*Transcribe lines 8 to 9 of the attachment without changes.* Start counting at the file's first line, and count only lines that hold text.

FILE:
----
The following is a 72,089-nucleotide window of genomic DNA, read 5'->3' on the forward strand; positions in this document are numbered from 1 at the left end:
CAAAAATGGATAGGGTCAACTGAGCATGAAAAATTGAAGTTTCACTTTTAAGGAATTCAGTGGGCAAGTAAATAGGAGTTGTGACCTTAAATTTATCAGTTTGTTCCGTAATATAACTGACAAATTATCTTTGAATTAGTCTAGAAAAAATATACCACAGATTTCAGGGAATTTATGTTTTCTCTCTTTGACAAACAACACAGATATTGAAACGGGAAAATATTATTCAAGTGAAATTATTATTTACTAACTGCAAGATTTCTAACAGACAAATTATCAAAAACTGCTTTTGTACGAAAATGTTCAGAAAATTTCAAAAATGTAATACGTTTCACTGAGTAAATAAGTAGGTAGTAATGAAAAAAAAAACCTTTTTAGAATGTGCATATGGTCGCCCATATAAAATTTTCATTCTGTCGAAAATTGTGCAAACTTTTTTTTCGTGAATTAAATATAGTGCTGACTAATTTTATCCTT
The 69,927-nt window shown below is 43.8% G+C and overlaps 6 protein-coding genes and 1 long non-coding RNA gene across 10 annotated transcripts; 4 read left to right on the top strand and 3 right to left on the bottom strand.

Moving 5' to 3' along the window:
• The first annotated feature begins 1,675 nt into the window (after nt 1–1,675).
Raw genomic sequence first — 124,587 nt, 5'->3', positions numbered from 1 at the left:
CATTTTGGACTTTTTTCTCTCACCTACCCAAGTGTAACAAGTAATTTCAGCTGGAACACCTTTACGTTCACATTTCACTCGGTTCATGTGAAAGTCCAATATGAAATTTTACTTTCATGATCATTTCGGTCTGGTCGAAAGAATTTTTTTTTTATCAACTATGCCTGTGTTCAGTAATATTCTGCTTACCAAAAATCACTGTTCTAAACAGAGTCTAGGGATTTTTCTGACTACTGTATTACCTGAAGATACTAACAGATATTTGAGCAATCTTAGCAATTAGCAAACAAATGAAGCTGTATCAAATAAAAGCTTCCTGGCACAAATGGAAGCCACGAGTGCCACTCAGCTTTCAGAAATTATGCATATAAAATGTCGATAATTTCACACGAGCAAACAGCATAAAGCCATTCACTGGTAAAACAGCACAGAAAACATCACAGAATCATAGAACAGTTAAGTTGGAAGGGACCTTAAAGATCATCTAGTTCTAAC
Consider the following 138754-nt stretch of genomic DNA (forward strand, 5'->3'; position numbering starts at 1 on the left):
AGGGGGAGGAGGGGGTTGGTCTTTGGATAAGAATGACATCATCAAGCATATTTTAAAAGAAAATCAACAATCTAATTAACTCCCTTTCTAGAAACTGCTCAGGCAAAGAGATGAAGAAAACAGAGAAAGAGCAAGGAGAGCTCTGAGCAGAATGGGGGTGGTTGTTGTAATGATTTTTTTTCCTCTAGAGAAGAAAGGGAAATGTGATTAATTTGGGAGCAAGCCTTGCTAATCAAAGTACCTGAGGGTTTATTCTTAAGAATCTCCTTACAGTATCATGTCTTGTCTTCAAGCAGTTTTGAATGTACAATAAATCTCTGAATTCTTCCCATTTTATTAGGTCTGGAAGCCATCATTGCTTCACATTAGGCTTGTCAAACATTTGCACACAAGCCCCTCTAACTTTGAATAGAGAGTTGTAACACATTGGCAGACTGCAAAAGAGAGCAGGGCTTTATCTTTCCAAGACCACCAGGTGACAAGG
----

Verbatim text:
Consider the following 138754-nt stretch of genomic DNA (forward strand, 5'->3'; position numbering starts at 1 on the left):
AGGGGGAGGAGGGGGTTGGTCTTTGGATAAGAATGACATCATCAAGCATATTTTAAAAGAAAATCAACAATCTAATTAACTCCCTTTCTAGAAACTGCTCAGGCAAAGAGATGAAGAAAACAGAGAAAGAGCAAGGAGAGCTCTGAGCAGAATGGGGGTGGTTGTTGTAATGATTTTTTTTCCTCTAGAGAAGAAAGGGAAATGTGATTAATTTGGGAGCAAGCCTTGCTAATCAAAGTACCTGAGGGTTTATTCTTAAGAATCTCCTTACAGTATCATGTCTTGTCTTCAAGCAGTTTTGAATGTACAATAAATCTCTGAATTCTTCCCATTTTATTAGGTCTGGAAGCCATCATTGCTTCACATTAGGCTTGTCAAACATTTGCACACAAGCCCCTCTAACTTTGAATAGAGAGTTGTAACACATTGGCAGACTGCAAAAGAGAGCAGGGCTTTATCTTTCCAAGACCACCAGGTGACAAGG